That said, if you’re the only owner, total legal fees and state filing fees associated with getting a new LLC organized and set up may be as low as $500-1,500, depending on the attorney and the specifics. If the business has 2-4 partners but the structure is pretty straightforward, you might expect total legal startup and filing fees to be more in the range of $1,500-2,500.
It’s important to note that a reasonable startup-oriented attorney ought to be willing to: (a) give you a budget estimate and a not-to-exceed quote before starting on any project; and (b) put you on a payment plan, understanding that your business is cash-poor.
Can I save money by using standard legal forms on the Internet?
You might save money in the short-run, but in my experience, entrepreneurs who use such off-the-shelf form agreements regret it and pay far more later on to repair the damage done. You can download forms – e.g., for an LLC operating agreement – off the Internet, but you get what you pay for. The problem is that the standard forms are, by definition, designed for the lowest-common-denominator situation, and can’t possibly anticipate any specific current or future circumstances in your business. In addition, they typically won’t be tailored to your state’s laws (although some are).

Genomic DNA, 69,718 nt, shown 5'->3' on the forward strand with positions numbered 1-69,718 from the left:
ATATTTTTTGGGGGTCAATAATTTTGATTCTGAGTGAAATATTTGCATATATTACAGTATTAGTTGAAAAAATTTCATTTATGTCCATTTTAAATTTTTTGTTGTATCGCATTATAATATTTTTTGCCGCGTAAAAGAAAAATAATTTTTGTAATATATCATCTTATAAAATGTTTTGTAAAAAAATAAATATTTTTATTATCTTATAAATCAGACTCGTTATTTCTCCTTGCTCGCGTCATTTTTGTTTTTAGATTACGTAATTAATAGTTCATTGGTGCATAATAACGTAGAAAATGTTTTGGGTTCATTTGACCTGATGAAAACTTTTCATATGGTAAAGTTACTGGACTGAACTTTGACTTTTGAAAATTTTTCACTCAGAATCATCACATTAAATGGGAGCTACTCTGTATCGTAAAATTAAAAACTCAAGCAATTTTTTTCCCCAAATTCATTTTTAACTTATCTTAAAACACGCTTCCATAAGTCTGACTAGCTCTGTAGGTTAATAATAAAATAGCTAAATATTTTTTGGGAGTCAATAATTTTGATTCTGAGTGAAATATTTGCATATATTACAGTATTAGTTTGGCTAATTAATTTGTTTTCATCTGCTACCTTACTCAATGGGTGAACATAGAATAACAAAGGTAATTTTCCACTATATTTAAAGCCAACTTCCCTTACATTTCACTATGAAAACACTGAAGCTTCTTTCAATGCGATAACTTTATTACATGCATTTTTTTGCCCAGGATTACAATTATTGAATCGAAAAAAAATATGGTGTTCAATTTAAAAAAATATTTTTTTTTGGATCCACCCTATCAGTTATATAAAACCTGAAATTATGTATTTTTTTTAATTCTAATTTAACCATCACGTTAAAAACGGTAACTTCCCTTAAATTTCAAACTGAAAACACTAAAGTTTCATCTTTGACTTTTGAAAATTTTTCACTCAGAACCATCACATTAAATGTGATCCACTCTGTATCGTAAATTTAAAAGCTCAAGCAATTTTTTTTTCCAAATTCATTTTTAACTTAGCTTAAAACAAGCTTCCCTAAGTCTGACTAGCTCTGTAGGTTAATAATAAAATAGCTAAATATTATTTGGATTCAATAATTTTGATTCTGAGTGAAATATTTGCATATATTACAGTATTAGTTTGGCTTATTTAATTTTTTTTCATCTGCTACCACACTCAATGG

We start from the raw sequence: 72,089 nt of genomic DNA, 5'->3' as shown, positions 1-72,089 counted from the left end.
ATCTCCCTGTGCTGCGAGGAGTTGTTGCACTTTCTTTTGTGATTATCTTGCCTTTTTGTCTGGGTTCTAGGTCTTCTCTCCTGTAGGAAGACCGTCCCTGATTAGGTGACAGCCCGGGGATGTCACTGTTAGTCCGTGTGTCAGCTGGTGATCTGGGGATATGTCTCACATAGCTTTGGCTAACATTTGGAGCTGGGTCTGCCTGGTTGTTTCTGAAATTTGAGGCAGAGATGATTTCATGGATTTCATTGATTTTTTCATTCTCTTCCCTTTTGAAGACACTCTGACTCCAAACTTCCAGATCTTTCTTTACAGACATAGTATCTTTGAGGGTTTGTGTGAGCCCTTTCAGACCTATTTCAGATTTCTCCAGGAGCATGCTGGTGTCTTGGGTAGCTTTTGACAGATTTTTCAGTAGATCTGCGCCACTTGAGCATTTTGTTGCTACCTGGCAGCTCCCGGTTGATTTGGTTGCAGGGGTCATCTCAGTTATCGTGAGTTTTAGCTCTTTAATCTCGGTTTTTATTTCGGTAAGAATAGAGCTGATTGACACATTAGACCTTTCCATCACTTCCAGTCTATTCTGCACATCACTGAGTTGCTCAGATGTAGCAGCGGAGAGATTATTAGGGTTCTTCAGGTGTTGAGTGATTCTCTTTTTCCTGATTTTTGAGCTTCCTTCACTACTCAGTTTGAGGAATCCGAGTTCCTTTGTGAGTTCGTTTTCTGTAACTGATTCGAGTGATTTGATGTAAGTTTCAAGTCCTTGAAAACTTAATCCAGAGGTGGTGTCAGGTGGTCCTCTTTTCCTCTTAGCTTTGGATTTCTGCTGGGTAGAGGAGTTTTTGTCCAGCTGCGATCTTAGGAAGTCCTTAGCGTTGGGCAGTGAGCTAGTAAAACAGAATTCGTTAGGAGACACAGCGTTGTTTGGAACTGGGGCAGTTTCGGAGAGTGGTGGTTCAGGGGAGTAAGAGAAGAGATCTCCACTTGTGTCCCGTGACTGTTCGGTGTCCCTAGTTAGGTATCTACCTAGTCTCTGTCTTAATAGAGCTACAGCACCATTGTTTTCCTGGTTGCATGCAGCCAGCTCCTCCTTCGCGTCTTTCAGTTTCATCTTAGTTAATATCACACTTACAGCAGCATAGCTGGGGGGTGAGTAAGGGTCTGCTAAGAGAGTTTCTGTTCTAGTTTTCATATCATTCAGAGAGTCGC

My brother-in-law (or parent, or neighbor, or old school friend, etc.) is a lawyer, and he/she is willing to do the legal work for cheap or free. Is that a good way for my startup to save money?
No! As with using standard forms, you get what you pay for. Attorneys specialize – and accumulate specialized career expertise – just as physicians do. Would you rather have your child’s pediatrician, or your dermatologist, perform complex brain surgery on your loved one, or a neurosurgeon who performs that specific brain-surgery procedure dozens of times per year? The answer’s obvious with doctors, and it ought to be just as clear with attorneys. Paying a modest amount of legal fees early on as you’re setting up your business entity will save you many headaches, and major expenses, in the long-run.
The value proposition of a good startup attorney: mistake avoidance
Even though I’ve started and run a number of businesses myself and know more than I care to admit about business law, I would never dream of launching a new business without the active assistance of an experienced, startup-oriented attorney. And yet I find it challenging at times to explain to first-time entrepreneurs the cost-benefit of lawyers – because the value proposition is one of indirect savings and avoided hazards. In other words, a modest amount of money invested in attorney’s fees now is very likely to pay great dividends later on when bad things don’t happen to your business.
But “mistake avoidance” is a difficult value proposition to self-assured entrepreneurs, because they tend to think they can figure things out for themselves. Unfortunately, I’ve seen quite a number of otherwise high-potential entrepreneurs commit what ended up being company-killing mistakes because they didn’t have the benefit of wise guidance in the early stages – and in the end, they had nobody to blame but themselves.
The comments and suggestions in this post do not represent legal advice. The author is not an attorney, and recommends that entrepreneurs and other readers seek an attorney’s advice to address any legal matters.